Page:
A resume is the first impression a hiring manager has of you when you’re applying for a job. Being honest about a gap helps a hiring manager have a better sense of who you are. Understanding how to address a gap without sharing too much is crucial. You may worry about how to explain a hole in your resume, especially if it’s because of substance addiction treatment. Time away from your career because of a substance use disorder (SUD) or mental illness is harder to explain. The best way to explain time away is to decide on a path that works for you.
Employment gaps are times in your life when you don’t have a job. You may have a gap that lasts a few weeks, months, or years. Whether the loss of a job was involuntary or voluntary, a hiring manager will want to know why there was a time when you weren’t working. Be prepared to explain the gap in your resume by addressing it in your cover letter or an interview. Also, formulate an answer that explains what you learned during your break. Sometimes, you can talk about new skills or how you kept with your profession while you were away.
How to Explain a Gap
Hiring managers know people sometimes take a break from their profession. Before the pandemic, breaks in employment were becoming common. During and after the pandemic, time gaps are increasingly standard. There’s nothing to worry about if you’re honest about the time.
It would help if you didn’t hide or blur any time you weren’t employed. However, if you want to skip letting a potential employer know about a small break (a few weeks), consider your career. What does this mean? Job seekers in a position or job for over a year can notate it using years (e.g., 2015-2021) instead of months and years (e.g., 5/2015-6/2021). When you do this, you can skip the gap. Also, another way to bypass a hole is to leave it open-ended (e.g., 2015-). Yet, your hiring manager can discover the break with some digging. Instead of trying to hide a break, use the gap to your advantage.
First, because you can use the opportunity to explain what you learned while you were away, you aren’t obliged to tell a hiring manager exactly why you weren’t working for a time. If you don’t want to let the hiring manager know you received treatment for SUD, don’t. Instead, focus on what you learned while you took time off. Discuss the coping skills you learned; skills like meditation, creative hobbies, or exercise are valuable. Skills that help you assess, process, and find a solution are vital to any profession. They show you how to step back and not engage in harmful or time-wasting behavior. Furthermore, processing a situation while engaged in a healthy activity can increase your creativity and prevent burnout.
Second, eventually, the hiring manager will find out. When the hiring manager runs a background check, the gap will appear. If you’re not honest about your employment record, you may lose the job you just landed.
When Substance Addiction or Mental Health Treatment Is the Reason for a Gap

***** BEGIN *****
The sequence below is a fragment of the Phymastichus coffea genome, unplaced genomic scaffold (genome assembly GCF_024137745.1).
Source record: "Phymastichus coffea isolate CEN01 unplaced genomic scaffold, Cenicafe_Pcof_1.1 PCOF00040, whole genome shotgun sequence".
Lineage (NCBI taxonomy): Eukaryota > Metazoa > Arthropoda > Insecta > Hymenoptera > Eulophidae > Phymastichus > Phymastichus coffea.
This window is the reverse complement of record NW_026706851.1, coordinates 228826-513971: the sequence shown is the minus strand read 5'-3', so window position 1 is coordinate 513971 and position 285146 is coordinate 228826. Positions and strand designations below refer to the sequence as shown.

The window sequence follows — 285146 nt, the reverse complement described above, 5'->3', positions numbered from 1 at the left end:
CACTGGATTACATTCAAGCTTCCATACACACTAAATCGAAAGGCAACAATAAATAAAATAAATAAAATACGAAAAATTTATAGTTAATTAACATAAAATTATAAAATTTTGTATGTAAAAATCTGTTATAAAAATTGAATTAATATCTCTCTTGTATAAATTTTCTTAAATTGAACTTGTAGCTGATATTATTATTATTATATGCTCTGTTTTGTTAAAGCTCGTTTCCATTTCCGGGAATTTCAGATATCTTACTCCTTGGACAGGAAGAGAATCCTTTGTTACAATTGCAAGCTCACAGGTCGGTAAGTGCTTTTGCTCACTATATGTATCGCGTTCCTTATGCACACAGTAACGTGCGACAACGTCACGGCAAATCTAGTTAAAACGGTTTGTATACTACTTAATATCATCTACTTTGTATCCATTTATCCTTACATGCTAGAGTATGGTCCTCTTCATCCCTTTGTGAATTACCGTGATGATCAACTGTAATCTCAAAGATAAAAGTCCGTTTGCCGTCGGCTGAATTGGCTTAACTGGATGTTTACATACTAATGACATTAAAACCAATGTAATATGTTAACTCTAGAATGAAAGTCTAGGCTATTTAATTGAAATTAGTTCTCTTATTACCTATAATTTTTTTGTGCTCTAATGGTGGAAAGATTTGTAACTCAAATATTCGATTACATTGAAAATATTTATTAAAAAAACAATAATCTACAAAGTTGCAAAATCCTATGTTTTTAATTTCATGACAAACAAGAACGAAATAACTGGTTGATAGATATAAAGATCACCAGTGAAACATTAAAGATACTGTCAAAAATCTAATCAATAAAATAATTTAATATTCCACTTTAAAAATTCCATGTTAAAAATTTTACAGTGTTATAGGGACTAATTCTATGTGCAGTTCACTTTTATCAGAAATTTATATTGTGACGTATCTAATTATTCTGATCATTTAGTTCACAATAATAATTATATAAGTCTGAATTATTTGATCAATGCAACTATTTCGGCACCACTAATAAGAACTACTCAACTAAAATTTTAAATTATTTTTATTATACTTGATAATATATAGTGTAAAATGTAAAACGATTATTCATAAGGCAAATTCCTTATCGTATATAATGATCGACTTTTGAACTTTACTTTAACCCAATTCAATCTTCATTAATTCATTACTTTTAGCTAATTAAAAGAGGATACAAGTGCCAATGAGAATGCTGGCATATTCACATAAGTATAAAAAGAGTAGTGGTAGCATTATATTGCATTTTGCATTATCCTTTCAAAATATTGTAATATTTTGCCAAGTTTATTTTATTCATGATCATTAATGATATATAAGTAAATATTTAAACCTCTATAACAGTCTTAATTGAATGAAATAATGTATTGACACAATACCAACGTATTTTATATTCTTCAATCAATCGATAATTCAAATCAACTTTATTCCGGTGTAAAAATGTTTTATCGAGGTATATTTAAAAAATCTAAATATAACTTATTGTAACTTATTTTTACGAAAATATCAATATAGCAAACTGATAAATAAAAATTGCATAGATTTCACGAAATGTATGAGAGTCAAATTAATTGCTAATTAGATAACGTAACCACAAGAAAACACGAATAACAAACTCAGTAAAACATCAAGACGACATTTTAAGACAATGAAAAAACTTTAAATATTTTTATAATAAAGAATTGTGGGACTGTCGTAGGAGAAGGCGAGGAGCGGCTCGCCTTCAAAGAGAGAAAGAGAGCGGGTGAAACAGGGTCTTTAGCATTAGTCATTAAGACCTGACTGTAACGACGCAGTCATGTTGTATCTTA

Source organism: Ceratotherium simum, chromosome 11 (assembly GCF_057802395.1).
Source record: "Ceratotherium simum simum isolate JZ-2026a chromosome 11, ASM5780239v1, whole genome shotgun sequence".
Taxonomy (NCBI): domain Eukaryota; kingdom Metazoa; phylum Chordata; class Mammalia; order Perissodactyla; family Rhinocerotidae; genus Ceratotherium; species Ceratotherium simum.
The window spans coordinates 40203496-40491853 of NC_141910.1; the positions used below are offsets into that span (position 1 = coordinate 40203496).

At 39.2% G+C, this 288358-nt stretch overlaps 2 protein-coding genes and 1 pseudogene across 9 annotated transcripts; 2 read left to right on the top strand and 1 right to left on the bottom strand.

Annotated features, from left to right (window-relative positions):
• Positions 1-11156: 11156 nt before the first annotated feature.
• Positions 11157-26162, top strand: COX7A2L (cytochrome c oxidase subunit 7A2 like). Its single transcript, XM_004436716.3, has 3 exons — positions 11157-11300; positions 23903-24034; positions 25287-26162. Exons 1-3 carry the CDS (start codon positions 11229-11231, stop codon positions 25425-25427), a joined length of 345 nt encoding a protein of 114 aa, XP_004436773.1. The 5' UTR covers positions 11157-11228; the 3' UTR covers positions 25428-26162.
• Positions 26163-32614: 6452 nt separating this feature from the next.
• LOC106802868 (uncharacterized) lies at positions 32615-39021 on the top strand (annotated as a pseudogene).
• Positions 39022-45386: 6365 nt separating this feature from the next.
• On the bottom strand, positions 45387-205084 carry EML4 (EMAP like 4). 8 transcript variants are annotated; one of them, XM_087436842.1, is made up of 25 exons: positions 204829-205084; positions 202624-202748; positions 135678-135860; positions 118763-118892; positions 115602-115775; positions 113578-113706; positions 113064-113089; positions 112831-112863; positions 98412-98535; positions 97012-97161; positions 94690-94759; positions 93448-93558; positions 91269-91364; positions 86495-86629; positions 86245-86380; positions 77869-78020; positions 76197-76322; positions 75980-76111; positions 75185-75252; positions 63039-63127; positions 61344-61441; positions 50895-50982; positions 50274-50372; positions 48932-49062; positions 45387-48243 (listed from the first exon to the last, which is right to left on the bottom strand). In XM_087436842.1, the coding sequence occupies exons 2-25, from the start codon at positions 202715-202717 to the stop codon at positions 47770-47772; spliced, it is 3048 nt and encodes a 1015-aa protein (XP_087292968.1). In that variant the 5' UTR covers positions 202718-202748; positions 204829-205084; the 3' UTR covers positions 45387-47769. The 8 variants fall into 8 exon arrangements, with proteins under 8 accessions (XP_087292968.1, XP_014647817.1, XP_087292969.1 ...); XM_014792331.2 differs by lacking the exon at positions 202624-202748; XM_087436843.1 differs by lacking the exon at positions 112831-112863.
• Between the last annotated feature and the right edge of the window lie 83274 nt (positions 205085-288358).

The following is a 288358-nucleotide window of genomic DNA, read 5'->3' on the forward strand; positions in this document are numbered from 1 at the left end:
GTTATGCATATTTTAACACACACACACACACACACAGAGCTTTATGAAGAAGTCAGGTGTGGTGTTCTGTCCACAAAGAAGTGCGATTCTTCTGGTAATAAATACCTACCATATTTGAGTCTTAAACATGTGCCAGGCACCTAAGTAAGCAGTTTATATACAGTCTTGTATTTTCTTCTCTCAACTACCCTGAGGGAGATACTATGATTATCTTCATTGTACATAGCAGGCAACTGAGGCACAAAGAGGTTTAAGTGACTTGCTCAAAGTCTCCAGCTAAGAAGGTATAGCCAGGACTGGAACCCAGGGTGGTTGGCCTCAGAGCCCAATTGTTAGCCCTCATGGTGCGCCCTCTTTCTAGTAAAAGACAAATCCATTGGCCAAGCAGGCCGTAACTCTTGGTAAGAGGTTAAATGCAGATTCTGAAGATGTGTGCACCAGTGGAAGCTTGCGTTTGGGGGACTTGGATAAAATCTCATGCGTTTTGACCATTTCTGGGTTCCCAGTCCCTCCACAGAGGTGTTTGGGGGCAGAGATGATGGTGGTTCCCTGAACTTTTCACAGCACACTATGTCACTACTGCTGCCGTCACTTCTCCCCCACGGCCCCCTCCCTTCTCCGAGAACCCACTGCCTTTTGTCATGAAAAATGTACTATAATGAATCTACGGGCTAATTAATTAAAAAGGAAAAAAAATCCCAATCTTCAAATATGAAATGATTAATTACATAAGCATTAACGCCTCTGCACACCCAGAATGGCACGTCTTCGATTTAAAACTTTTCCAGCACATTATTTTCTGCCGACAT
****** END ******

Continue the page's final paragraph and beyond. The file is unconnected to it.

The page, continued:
The Federal government created the Family Medical Leave Act (FMLA), which gives you unpaid, job-protected leave for a certain amount of time while in treatment. FMLA provides up to 12 weeks of unpaid leave for illness.
Where to Explain a Gap
You have three chances to let potential employers know about your gap during your job search. Use your cover letter, resume, and interview as opportunities.
Your cover letter is how people get to know your voice. Keep the letter focused on the job you’re applying for by mentioning your skills and abilities. When you write your cover letter, include one or two lines informing the hiring manager that you took time off and are ready to return to work. Including a sentence or two about your time off, you foreshadow the break in your resume.
Sharing your time off on your resume is handled in various ways. You can choose the most comfortable method by considering your comfort level.
You can state you took time off to receive care for an illness. Then, you can let the hiring manager know that you’re ready to rejoin the workforce. Remember, you don’t need to tell anyone what treatment you received unless you feel comfortable talking about your care. A caveat, though, while you may feel comfortable discussing your treatment in an interview, refrain from putting too much detail on your resume. A one-on-one conversation helps you explain, in particular, where a resume doesn’t.
While you’re in an interview, discuss what you did during your time away. Did you learn new skills, keep up on industry news, or take a course? The bottom line is to shift the focus from your treatment to your skills. By highlighting the positives, you can show your potential. Activities that enhance your job skills boost your chances of being asked for an interview or a job offer. So, try mentioning the various holistic therapy options your treatment center provides.
Taking a break from work to help yourself heal is a difficult decision. You may worry about your employment status, but don’t let your fear get in the way of finding the path to health and well-being. Renaissance Ranch Treatment Centers can help you navigate your treatment. Our comprehensive care programs provide the chance to learn and build healthy coping skills. Allow yourself to let go and open yourself up to the possibilities completely. Learn how exercise like yoga can release harmful feelings and let in healthy, productive feelings. We also encourage you to participate in group and individual therapy. You can learn how your behaviors affected your work and personal relationships. Additionally, our faith-based philosophy builds a solid foundation for life choices. We welcome you to find your physical and mental well-being with us. To find out more, call (801) 308-8898 today.